BERKELEY, Calif., May 6 (UPI) -- Scientists say cosmic hotspots, the areas around stars, hosted DNA's chemical precursors -- ultimately enabling the origin of life.
Researchers already knew the basic chemical bonds required to build DNA. Without carbon rings supplemented with nitrogen atoms there is no double helix. These rings make up nucleobases, which are the main building blocks of RNA and DNA.
But how did these nitrogen-enriched molecular rings come about? What environmental conditions enable their genesis?
New research suggests the carbon-rich environment surrounding dying stars was key in the development of life's chemical foundation.
To recreate the life-enabling stellar environs, scientists used what's called a hot nozzle at the Department of Energy's Advanced Light Source facilities inside the Berkeley Lab. The hot nozzle is designed to help scientists hone in on the nuances of chemical reactions at extremely high temperatures. Most recently, the tool helped researchers detail soot formation during the combustion process.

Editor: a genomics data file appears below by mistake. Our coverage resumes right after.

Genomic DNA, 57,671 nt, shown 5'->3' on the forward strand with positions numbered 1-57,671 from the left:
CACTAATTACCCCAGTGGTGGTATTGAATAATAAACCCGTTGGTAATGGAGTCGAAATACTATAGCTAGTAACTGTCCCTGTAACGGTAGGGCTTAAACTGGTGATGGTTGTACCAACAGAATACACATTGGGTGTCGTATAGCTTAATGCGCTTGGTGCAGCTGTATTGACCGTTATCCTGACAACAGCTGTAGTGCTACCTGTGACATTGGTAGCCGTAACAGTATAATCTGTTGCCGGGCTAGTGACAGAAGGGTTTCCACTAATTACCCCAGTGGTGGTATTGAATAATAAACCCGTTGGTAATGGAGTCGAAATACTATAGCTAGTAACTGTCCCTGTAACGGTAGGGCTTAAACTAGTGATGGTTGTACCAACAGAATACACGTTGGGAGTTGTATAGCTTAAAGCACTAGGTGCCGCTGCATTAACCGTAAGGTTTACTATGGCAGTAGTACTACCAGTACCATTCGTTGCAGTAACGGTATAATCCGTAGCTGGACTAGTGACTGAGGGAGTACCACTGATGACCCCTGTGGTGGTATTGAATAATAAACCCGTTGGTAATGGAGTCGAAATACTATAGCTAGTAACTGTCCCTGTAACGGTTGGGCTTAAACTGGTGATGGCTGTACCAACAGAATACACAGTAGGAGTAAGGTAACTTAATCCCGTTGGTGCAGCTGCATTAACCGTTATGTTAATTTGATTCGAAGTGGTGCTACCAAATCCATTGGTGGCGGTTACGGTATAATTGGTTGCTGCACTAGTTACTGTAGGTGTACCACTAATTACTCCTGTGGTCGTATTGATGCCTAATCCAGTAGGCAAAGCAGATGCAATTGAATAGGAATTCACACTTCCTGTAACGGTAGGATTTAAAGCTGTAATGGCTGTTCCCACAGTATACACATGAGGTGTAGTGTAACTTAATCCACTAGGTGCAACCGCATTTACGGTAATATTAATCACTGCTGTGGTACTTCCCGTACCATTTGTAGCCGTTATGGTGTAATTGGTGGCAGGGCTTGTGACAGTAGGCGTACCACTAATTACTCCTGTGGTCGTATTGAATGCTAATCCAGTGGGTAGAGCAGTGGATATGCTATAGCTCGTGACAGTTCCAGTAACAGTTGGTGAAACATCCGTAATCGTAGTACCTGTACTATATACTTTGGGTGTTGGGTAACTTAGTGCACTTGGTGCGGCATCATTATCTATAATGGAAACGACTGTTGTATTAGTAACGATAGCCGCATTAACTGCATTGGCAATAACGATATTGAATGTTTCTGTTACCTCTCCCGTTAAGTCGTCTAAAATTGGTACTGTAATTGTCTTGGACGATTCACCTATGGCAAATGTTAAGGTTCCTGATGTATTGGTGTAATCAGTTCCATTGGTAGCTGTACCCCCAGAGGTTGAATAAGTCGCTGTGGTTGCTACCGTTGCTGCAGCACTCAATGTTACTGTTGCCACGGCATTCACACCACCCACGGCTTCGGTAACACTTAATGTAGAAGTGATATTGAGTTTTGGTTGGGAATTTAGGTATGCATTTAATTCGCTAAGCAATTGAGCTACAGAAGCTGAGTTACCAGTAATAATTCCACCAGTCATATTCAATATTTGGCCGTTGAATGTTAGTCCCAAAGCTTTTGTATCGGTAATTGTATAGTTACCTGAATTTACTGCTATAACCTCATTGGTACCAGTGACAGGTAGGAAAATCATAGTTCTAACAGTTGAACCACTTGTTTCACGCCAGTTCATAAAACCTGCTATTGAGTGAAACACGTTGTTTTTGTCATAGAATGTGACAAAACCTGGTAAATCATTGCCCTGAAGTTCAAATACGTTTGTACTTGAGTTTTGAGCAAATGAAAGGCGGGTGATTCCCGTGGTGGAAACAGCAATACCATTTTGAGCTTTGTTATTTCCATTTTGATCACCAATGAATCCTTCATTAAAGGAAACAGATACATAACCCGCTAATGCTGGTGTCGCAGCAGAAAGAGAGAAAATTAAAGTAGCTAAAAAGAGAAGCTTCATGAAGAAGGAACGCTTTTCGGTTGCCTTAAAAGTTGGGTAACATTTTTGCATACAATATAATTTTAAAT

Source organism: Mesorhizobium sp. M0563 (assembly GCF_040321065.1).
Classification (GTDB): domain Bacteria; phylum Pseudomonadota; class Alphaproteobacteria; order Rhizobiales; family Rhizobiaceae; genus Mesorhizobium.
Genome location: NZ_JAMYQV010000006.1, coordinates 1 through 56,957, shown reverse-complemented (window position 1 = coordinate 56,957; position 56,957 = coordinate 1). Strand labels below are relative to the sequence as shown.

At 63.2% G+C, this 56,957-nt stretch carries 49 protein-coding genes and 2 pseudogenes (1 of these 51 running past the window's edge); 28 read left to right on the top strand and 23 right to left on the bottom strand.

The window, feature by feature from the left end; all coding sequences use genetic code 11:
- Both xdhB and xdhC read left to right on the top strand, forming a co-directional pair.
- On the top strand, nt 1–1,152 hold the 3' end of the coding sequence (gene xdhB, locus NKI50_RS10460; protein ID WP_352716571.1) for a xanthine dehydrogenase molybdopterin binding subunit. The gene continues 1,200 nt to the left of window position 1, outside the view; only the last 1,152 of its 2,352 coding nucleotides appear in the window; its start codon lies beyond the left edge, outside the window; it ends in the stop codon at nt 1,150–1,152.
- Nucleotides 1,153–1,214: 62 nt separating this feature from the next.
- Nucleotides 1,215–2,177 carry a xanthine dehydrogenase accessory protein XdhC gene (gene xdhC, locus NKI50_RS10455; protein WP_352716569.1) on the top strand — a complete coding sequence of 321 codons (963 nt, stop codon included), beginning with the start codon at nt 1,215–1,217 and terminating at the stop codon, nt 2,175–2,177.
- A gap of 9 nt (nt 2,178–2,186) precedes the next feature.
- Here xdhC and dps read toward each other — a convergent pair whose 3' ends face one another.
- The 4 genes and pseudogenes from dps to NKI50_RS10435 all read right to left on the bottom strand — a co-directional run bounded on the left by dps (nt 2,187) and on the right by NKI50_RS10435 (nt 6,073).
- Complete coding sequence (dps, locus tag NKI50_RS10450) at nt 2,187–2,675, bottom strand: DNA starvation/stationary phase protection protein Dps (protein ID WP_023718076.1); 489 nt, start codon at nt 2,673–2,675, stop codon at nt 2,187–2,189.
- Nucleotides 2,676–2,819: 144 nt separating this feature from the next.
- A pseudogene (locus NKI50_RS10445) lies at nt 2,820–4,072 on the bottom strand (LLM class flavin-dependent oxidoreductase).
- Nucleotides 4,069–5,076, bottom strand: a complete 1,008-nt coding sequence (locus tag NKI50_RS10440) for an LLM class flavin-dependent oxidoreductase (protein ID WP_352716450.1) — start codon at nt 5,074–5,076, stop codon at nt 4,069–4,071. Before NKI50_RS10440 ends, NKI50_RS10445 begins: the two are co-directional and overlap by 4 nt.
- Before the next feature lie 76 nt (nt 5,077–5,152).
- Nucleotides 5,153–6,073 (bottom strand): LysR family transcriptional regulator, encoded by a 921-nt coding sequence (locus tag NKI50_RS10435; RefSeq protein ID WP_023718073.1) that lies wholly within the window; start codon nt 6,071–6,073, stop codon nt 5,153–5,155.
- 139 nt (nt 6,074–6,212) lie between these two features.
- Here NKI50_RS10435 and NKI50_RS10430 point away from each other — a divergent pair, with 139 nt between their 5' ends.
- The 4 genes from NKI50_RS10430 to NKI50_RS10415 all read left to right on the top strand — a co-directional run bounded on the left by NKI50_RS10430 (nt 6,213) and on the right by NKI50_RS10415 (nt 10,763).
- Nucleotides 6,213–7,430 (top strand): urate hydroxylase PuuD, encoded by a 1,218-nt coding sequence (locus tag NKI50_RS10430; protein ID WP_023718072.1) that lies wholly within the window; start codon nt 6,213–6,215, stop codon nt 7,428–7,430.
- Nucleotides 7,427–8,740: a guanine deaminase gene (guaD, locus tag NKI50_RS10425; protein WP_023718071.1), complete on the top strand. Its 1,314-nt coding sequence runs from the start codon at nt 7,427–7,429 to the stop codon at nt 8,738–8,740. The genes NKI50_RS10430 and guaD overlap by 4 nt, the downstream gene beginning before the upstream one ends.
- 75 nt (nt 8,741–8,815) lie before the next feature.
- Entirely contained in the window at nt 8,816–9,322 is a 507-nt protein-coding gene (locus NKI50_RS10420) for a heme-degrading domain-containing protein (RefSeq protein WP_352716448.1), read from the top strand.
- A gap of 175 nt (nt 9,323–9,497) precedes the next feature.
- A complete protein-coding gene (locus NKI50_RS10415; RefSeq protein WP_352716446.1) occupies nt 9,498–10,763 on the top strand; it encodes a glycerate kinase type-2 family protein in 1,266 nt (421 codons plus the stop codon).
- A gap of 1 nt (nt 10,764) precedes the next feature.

Through the hot nozzle, researchers injected a gas containing a combination of the two basic elements of interest -- a nitrogen-embedded single ringed carbon molecule and two acetylene molecules. Acetylene is a short hydrocarbon and the simplest alkyne.
The high heat of the nozzle (some 700 degrees Kelvin) initiated a series of reactions that resulted in the formation of two nitrogen-containing ring molecules called quinolone and isoquinoline.
The molecules that exited the nozzle were slightly more complex than the two that entered, suggesting the high-energy environments near carbon-rich stars are essential to the chemical reactions that ultimately enabled life.
"There's an energy barrier for this reaction to take place, and you can exceed that barrier near a star or in our experimental setup," Musahid Ahmed, a research scientist in the Chemical Sciences Division at Berkeley Lab, explained in a press release. "This suggests that we can start looking for these molecules around stars now."
Ahmed and his colleagues say once these nitrogen-enriched carbon rings form, the could be blown out into interstellar space by solar winds.
The new research was published in the Astrophysical Journal.